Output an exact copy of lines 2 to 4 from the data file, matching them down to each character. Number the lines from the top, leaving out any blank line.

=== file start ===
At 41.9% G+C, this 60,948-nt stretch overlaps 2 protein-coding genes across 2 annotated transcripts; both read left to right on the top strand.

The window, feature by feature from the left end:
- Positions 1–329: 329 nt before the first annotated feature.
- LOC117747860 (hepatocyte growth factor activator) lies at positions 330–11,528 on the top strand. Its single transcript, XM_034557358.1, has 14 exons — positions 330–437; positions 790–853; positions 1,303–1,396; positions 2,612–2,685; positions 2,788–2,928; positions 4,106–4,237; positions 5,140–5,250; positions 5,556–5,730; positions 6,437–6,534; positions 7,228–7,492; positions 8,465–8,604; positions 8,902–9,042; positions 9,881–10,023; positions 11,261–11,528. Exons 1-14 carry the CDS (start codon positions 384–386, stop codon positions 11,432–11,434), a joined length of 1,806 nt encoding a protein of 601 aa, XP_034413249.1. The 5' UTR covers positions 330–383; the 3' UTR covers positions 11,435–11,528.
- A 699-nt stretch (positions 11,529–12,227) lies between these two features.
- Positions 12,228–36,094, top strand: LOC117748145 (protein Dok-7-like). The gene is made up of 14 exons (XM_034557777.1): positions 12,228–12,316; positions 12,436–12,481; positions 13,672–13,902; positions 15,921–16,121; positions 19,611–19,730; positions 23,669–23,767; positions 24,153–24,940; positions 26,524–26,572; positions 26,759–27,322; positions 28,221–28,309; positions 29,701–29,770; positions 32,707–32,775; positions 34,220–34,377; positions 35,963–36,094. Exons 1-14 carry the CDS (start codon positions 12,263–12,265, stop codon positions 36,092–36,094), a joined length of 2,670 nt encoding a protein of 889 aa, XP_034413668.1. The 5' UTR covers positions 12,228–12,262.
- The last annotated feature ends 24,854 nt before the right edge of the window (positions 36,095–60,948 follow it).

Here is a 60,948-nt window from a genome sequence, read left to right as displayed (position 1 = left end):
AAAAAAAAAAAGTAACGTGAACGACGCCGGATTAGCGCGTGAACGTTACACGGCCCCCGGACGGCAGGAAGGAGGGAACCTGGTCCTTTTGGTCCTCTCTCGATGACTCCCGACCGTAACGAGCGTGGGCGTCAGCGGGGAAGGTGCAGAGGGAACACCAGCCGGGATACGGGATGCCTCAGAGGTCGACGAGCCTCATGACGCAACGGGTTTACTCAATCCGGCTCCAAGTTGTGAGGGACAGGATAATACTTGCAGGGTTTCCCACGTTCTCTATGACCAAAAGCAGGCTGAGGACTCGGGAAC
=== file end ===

The window, feature by feature from the left end:
- Positions 1–329: 329 nt before the first annotated feature.
- LOC117747860 (hepatocyte growth factor activator) lies at positions 330–11,528 on the top strand. Its single transcript, XM_034557358.1, has 14 exons — positions 330–437; positions 790–853; positions 1,303–1,396; positions 2,612–2,685; positions 2,788–2,928; positions 4,106–4,237; positions 5,140–5,250; positions 5,556–5,730; positions 6,437–6,534; positions 7,228–7,492; positions 8,465–8,604; positions 8,902–9,042; positions 9,881–10,023; positions 11,261–11,528. Exons 1-14 carry the CDS (start codon positions 384–386, stop codon positions 11,432–11,434), a joined length of 1,806 nt encoding a protein of 601 aa, XP_034413249.1. The 5' UTR covers positions 330–383; the 3' UTR covers positions 11,435–11,528.